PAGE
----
If you have ADHD or similar brain wiring, then in order to get the most out of your coaching experience you will need a coach who is experienced working with individuals like you and who understands the challenges you face. What specifically would I suggest you look for?
- Throughout a coaching session, your coach needs to help you continually return your focus to the work. Perhaps you will also need shorter sessions. If this feels inconvenient to a coach, they shouldn’t be working with clients with ADHD.
- If you fidget and squirm when you try to sit still for an hour, it’s not very helpful to fight it. Save your mental energy for better things. Look for a coach who isn’t distracted by it. Taking a walk with your coach during your session may help – is the coach ok with that?
- You may need to work towards getting to your appointments on time. If your coach feels upset by your lateness or takes it personally, that’s a warning that all may not go well.
- Trying to do tasks alone at home or work may not be a tactic that works well for you. Be sure your coach is flexible and will adjust their “normal” process to make things work for you. If projects take longer than is usual with their other clients, that’s a fact of life that they must be comfortable with.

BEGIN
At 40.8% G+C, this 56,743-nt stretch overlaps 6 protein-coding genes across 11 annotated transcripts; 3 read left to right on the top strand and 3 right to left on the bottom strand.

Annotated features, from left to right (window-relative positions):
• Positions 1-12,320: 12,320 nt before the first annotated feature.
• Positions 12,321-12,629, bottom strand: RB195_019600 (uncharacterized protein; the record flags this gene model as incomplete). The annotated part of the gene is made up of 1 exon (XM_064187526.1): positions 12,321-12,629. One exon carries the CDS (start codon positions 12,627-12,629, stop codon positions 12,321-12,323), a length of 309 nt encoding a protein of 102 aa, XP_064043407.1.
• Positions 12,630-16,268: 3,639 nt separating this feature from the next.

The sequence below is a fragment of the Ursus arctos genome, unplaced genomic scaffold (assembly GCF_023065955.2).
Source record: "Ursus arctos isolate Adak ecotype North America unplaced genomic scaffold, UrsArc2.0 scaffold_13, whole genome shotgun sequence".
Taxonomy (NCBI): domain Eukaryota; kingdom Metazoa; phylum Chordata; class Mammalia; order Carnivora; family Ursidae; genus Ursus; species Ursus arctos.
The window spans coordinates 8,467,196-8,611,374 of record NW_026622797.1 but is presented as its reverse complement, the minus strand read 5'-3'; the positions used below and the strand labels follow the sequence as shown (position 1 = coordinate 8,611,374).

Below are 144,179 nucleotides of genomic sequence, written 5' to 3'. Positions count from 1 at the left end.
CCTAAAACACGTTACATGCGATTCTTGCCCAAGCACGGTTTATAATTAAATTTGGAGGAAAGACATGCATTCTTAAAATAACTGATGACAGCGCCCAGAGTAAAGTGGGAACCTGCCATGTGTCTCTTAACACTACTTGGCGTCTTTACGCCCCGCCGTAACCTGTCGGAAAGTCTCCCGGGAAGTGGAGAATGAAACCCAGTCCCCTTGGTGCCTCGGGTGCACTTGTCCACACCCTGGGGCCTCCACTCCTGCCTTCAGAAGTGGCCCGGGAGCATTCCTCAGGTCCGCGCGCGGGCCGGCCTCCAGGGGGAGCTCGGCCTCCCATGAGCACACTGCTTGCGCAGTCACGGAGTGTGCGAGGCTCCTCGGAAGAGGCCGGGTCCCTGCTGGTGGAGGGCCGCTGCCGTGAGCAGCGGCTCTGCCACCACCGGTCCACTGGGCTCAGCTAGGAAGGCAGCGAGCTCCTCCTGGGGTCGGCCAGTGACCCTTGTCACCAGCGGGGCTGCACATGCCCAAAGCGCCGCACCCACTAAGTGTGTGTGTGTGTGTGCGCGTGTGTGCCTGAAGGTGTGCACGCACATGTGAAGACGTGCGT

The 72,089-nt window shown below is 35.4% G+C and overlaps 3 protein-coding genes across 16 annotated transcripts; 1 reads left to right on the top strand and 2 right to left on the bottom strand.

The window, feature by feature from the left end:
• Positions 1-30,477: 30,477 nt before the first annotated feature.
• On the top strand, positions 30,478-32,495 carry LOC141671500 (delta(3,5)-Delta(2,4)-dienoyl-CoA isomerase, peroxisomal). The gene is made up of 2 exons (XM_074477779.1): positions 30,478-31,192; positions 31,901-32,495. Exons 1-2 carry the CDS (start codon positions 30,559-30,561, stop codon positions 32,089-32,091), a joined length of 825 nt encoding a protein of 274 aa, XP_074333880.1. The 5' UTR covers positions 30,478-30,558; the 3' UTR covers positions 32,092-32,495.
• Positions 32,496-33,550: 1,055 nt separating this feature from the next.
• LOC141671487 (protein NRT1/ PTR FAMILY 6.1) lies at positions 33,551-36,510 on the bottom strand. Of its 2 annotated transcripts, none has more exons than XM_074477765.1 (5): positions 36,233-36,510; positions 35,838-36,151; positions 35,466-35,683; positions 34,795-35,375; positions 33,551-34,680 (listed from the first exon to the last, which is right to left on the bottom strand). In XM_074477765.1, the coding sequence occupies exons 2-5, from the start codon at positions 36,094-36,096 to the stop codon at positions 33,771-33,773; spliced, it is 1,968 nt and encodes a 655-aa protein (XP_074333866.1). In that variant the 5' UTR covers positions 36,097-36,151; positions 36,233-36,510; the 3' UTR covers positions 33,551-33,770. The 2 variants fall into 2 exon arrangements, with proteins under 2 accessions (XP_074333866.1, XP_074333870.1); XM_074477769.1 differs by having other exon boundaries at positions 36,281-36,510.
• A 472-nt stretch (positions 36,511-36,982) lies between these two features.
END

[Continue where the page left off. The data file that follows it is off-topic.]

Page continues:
- I’d be surprised if you haven’t gotten into a life-long habit of “adjusting the truth” to sidestep criticism. This is very common for individuals with ADHD. A coach has to understand this, help you take the time to give the most accurate answers and never take it personally.
- It is typical to forget, get distracted and go off on tangents, to get caught by an interesting idea or get bored. When your neurobiology is a certain way, you need to have a coach who doesn’t ignore what’s happening for you.
It may not be obvious whether a coach has the experience and understanding you want until you’ve worked with them for a while. But these “issues” are an everyday part of life for many people with ADHD and your coach must not only accept these behaviors as a typical starting point, but must patiently address them as fundamental aspects of your work together.
Jay has many years of experience working with individuals and couples who must manage the symptoms of attention dysregulation and is a major referral source for one of the country’s leading psychiatrists working with adult ADHD.